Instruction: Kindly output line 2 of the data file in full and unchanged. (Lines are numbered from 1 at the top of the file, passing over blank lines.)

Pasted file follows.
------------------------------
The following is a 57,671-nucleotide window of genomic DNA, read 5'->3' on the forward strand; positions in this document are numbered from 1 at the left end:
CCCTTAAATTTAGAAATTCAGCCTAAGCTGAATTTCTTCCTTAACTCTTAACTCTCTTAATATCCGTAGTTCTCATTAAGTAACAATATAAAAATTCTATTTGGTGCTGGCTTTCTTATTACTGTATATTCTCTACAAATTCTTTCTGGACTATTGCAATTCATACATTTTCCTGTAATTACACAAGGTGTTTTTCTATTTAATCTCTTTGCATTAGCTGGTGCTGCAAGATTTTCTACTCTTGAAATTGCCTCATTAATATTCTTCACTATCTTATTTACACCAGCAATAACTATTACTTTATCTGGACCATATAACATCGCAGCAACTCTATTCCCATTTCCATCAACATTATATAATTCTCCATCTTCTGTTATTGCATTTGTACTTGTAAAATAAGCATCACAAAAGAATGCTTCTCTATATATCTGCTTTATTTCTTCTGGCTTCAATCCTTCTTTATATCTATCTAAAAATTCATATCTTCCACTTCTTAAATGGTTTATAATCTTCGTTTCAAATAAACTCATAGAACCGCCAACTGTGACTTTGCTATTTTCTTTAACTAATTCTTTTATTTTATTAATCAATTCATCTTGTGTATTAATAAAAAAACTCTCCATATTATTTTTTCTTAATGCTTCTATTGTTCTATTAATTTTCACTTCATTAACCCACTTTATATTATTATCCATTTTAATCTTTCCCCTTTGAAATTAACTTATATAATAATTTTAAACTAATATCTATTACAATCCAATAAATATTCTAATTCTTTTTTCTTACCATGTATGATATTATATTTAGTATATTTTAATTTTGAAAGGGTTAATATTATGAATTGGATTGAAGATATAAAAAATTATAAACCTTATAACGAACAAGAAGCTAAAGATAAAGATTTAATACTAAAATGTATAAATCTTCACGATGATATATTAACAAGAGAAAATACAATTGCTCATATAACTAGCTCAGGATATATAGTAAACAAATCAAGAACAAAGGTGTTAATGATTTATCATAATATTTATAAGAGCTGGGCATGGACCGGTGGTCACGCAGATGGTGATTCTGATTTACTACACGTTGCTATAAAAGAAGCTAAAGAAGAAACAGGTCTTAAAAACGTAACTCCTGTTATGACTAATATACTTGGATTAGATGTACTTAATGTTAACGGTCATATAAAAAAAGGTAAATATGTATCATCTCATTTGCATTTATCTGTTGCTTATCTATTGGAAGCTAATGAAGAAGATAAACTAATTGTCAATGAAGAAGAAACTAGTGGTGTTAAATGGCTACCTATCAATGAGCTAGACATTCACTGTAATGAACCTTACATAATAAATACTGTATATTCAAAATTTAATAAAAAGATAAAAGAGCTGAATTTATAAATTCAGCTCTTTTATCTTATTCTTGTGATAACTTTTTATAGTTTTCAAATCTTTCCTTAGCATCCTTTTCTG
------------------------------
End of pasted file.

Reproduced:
CCCTTAAATTTAGAAATTCAGCCTAAGCTGAATTTCTTCCTTAACTCTTAACTCTCTTAATATCCGTAGTTCTCATTAAGTAACAATATAAAAATTCTATTTGGTGCTGGCTTTCTTATTACTGTATATTCTCTACAAATTCTTTCTGGACTATTGCAATTCATACATTTTCCTGTAATTACACAAGGTGTTTTTCTATTTAATCTCTTTGCATTAGCTGGTGCTGCAAGATTTTCTACTCTTGAAATTGCCTCATTAATATTCTTCACTATCTTATTTACACCAGCAATAACTATTACTTTATCTGGACCATATAACATCGCAGCAACTCTATTCCCATTTCCATCAACATTATATAATTCTCCATCTTCTGTTATTGCATTTGTACTTGTAAAATAAGCATCACAAAAGAATGCTTCTCTATATATCTGCTTTATTTCTTCTGGCTTCAATCCTTCTTTATATCTATCTAAAAATTCATATCTTCCACTTCTTAAATGGTTTATAATCTTCGTTTCAAATAAACTCATAGAACCGCCAACTGTGACTTTGCTATTTTCTTTAACTAATTCTTTTATTTTATTAATCAATTCATCTTGTGTATTAATAAAAAAACTCTCCATATTATTTTTTCTTAATGCTTCTATTGTTCTATTAATTTTCACTTCATTAACCCACTTTATATTATTATCCATTTTAATCTTTCCCCTTTGAAATTAACTTATATAATAATTTTAAACTAATATCTATTACAATCCAATAAATATTCTAATTCTTTTTTCTTACCATGTATGATATTATATTTAGTATATTTTAATTTTGAAAGGGTTAATATTATGAATTGGATTGAAGATATAAAAAATTATAAACCTTATAACGAACAAGAAGCTAAAGATAAAGATTTAATACTAAAATGTATAAATCTTCACGATGATATATTAACAAGAGAAAATACAATTGCTCATATAACTAGCTCAGGATATATAGTAAACAAATCAAGAACAAAGGTGTTAATGATTTATCATAATATTTATAAGAGCTGGGCATGGACCGGTGGTCACGCAGATGGTGATTCTGATTTACTACACGTTGCTATAAAAGAAGCTAAAGAAGAAACAGGTCTTAAAAACGTAACTCCTGTTATGACTAATATACTTGGATTAGATGTACTTAATGTTAACGGTCATATAAAAAAAGGTAAATATGTATCATCTCATTTGCATTTATCTGTTGCTTATCTATTGGAAGCTAATGAAGAAGATAAACTAATTGTCAATGAAGAAGAAACTAGTGGTGTTAAATGGCTACCTATCAATGAGCTAGACATTCACTGTAATGAACCTTACATAATAAATACTGTATATTCAAAATTTAATAAAAAGATAAAAGAGCTGAATTTATAAATTCAGCTCTTTTATCTTATTCTTGTGATAACTTTTTATAGTTTTCAAATCTTTCCTTAGCATCCTTTTCTG